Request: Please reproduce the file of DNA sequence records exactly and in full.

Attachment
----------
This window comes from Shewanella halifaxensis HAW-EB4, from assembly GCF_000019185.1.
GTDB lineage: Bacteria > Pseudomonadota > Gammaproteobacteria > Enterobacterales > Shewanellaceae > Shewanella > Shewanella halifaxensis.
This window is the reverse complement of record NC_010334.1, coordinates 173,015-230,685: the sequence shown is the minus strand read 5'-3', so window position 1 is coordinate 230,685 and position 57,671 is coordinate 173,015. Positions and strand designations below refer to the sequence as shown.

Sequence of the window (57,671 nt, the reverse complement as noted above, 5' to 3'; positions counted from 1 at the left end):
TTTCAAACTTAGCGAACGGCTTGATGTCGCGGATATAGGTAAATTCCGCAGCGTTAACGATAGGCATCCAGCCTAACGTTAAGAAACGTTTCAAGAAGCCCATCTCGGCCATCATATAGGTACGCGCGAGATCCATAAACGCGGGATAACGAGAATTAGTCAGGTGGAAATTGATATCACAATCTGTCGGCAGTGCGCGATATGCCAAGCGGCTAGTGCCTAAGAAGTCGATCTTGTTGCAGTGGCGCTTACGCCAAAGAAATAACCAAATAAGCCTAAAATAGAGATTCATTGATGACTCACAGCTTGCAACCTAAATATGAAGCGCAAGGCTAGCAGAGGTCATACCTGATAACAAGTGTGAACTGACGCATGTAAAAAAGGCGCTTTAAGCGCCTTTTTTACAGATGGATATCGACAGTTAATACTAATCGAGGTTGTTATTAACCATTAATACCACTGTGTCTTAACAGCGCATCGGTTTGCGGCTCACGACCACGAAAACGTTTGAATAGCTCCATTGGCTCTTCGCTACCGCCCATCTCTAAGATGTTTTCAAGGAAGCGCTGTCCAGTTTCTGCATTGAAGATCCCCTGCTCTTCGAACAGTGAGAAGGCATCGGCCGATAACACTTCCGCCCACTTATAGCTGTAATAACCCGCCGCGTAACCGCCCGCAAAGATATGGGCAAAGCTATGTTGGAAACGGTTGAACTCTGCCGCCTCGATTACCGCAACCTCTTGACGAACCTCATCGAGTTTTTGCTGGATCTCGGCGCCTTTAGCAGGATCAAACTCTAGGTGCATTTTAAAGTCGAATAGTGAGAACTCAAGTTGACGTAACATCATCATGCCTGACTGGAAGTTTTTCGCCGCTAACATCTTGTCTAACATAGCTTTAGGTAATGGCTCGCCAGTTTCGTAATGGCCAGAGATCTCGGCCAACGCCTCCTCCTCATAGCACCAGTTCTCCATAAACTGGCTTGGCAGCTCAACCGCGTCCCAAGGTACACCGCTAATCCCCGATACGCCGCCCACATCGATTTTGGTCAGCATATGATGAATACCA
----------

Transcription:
This window comes from Shewanella halifaxensis HAW-EB4, from assembly GCF_000019185.1.
GTDB lineage: Bacteria > Pseudomonadota > Gammaproteobacteria > Enterobacterales > Shewanellaceae > Shewanella > Shewanella halifaxensis.
This window is the reverse complement of record NC_010334.1, coordinates 173,015-230,685: the sequence shown is the minus strand read 5'-3', so window position 1 is coordinate 230,685 and position 57,671 is coordinate 173,015. Positions and strand designations below refer to the sequence as shown.

Sequence of the window (57,671 nt, the reverse complement as noted above, 5' to 3'; positions counted from 1 at the left end):
TTTCAAACTTAGCGAACGGCTTGATGTCGCGGATATAGGTAAATTCCGCAGCGTTAACGATAGGCATCCAGCCTAACGTTAAGAAACGTTTCAAGAAGCCCATCTCGGCCATCATATAGGTACGCGCGAGATCCATAAACGCGGGATAACGAGAATTAGTCAGGTGGAAATTGATATCACAATCTGTCGGCAGTGCGCGATATGCCAAGCGGCTAGTGCCTAAGAAGTCGATCTTGTTGCAGTGGCGCTTACGCCAAAGAAATAACCAAATAAGCCTAAAATAGAGATTCATTGATGACTCACAGCTTGCAACCTAAATATGAAGCGCAAGGCTAGCAGAGGTCATACCTGATAACAAGTGTGAACTGACGCATGTAAAAAAGGCGCTTTAAGCGCCTTTTTTACAGATGGATATCGACAGTTAATACTAATCGAGGTTGTTATTAACCATTAATACCACTGTGTCTTAACAGCGCATCGGTTTGCGGCTCACGACCACGAAAACGTTTGAATAGCTCCATTGGCTCTTCGCTACCGCCCATCTCTAAGATGTTTTCAAGGAAGCGCTGTCCAGTTTCTGCATTGAAGATCCCCTGCTCTTCGAACAGTGAGAAGGCATCGGCCGATAACACTTCCGCCCACTTATAGCTGTAATAACCCGCCGCGTAACCGCCCGCAAAGATATGGGCAAAGCTATGTTGGAAACGGTTGAACTCTGCCGCCTCGATTACCGCAACCTCTTGACGAACCTCATCGAGTTTTTGCTGGATCTCGGCGCCTTTAGCAGGATCAAACTCTAGGTGCATTTTAAAGTCGAATAGTGAGAACTCAAGTTGACGTAACATCATCATGCCTGACTGGAAGTTTTTCGCCGCTAACATCTTGTCTAACATAGCTTTAGGTAATGGCTCGCCAGTTTCGTAATGGCCAGAGATCTCGGCCAACGCCTCCTCCTCATAGCACCAGTTCTCCATAAACTGGCTTGGCAGCTCAACCGCGTCCCAAGGTACACCGCTAATCCCCGATACGCCGCCCACATCGATTTTGGTCAGCATATGATGAATACCA